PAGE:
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All you need to know about aphasia, the condition Bruce Willis has been diagnosed with

Actor Bruce Willis. Picture: Denis Poroy AP

Actor Bruce Willis. Picture: Denis Poroy AP

Published Mar 31, 2022


Hollywood actor Bruce Willis has announced he is stepping away from acting as he battles aphasia, a neurological condition that affects the ability to communicate.

“Bruce’s amazing supporters, as a family we wanted to share that our beloved Bruce has been experiencing some health issues and has recently been diagnosed with aphasia, which is impacting his cognitive abilities. As a result of this and with much consideration Bruce is stepping away from the career that has meant so much to him.

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“This is a really challenging time for our family and we are so appreciative of your continued love, compassion and support. We are moving through this as a strong family unit, and wanted to bring his fans in because we know how much he means to you, as you do to him.

“As Bruce always says, ’Live it up’ and together we plan to do just that,” the family statement read.

Fans and some of Hollywood’s biggest stars have shown support for the actor after his decision to retire due to a condition that causes difficulties with language or speech.

Aphasia has been shone a spotlight, here’s what you should know.

What is aphasia?

According to Mayo Clinic experts, a person diagnosed with aphasia has a problem with language and communication. They aren't born with this disease.

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The most common cause of aphasia is a brain stroke or a head injury and experts state that it can affect the production and comprehension of speech and written words, although it normally doesn't impact one's intelligence.

It is ultimately a language disorder caused by damage to parts of the brain that control speech and understanding of language. Depending on which areas of the brain are affected, a person might have different levels of ability to speak and understand others.

What causes aphasia?

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The National Institute on Deafness and Other Communication explains that aphasia is caused by damage to one or more of the language areas of the brain. Most often, the cause of the brain injury is a stroke. A stroke occurs when a blood clot or a leaking or burst vessel cuts off blood flow to part of the brain. Brain cells die when they do not receive their normal supply of blood, which carries oxygen and important nutrients. Other causes of brain injury are severe blows to the head, brain tumours, gunshot wounds, brain infections, and progressive neurological disorders, such as Alzheimer's disease.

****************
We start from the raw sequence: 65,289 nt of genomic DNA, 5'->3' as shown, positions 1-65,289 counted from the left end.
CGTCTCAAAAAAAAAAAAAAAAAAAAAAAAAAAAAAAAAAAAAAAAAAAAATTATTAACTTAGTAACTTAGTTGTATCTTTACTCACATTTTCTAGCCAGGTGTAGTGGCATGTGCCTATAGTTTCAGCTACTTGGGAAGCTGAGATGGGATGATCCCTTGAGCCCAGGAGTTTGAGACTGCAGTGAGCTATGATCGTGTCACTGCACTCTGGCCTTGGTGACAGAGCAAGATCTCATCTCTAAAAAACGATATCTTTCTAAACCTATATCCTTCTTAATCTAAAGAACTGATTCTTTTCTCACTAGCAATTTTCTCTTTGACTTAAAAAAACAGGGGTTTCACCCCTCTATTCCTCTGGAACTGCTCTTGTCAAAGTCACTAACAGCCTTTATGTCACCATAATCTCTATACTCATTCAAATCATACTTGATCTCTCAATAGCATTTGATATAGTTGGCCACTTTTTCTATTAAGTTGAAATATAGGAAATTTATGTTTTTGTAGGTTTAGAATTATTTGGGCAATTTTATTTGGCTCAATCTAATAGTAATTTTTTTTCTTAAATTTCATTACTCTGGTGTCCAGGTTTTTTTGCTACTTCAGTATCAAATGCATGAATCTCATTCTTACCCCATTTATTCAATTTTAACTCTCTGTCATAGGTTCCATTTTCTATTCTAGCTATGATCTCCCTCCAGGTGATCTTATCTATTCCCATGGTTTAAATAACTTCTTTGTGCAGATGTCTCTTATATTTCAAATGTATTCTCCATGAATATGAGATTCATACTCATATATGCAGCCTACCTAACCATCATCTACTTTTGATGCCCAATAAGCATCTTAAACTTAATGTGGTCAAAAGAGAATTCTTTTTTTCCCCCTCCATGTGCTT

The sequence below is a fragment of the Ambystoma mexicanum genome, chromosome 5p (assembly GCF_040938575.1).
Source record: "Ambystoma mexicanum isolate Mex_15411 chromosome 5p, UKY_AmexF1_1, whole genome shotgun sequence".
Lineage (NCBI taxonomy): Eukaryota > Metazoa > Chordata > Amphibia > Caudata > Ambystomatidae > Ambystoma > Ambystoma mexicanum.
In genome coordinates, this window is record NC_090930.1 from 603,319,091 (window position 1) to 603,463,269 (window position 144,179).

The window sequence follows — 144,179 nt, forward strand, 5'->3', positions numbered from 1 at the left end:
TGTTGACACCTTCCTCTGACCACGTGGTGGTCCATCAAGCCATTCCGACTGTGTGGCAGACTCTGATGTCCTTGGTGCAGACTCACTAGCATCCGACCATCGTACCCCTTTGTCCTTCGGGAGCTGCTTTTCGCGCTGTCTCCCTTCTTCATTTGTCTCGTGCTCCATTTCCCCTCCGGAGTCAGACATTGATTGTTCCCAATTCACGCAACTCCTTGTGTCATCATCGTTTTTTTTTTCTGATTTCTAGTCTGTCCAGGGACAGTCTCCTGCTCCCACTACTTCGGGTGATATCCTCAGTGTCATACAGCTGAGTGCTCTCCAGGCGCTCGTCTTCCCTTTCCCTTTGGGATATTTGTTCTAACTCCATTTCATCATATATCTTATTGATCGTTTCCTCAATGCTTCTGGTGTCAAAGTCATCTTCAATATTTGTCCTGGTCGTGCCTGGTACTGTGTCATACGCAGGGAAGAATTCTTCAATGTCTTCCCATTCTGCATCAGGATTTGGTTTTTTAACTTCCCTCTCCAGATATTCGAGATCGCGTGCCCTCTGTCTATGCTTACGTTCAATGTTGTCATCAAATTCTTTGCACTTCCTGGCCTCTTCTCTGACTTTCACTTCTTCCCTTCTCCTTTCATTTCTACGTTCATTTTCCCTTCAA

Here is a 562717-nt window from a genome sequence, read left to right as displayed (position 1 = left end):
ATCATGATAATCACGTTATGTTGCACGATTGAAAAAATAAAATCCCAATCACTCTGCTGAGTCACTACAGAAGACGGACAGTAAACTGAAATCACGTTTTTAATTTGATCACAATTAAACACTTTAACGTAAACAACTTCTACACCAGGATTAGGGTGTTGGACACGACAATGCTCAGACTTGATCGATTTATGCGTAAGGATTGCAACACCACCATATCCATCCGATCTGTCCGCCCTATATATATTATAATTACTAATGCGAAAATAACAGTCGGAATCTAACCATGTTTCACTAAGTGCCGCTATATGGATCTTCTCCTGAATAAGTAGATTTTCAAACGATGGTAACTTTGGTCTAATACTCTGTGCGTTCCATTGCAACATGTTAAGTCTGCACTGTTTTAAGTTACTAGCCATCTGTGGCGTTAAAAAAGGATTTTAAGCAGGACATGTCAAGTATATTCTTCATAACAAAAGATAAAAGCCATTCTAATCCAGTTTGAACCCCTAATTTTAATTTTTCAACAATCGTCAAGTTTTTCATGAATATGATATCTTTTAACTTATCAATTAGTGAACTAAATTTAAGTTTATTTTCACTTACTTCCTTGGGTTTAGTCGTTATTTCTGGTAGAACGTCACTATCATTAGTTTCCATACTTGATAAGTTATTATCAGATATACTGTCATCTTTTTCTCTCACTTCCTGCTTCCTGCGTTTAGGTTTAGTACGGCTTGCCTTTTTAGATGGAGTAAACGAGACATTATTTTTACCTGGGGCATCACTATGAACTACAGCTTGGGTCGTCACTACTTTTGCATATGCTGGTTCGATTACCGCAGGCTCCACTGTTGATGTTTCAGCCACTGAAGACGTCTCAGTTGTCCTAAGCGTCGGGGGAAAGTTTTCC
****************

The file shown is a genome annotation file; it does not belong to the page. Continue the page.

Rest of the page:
How is aphasia diagnosed?

Aphasia is usually first recognised by the physician who treats the person for his or her brain injury. Most individuals will undergo a magnetic resonance imaging (MRI) or computed tomography (CT) scan to confirm the presence of a brain injury and to identify its precise location. The physician also typically tests the person’s ability to understand and produce language, such as following commands, answering questions, naming objects, and carrying on a conversation, explains the institution.

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If the physician suspects aphasia, the patient is usually referred to a speech-language pathologist, who performs a comprehensive examination of the person’s communication abilities. The person’s ability to speak, express ideas, converse socially, understand language, and read and write are all assessed in detail.

Are there treatments for aphasia?

While there is no medical cure for aphasia, the main treatment consists of speech and language therapy, which entails relearning and practising language skills and other ways to communicate.

Most people make some degree of recovery – some people improve dramatically in a few months, but others may need to find other ways to communicate. The chance of recovery is poorer for people with aphasia resulting from a progressive neurological condition.

Researchers are looking into new types of speech therapy and non-invasive methods such as a procedure that uses magnetic pulses to stimulate brain cells.

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Health Welfare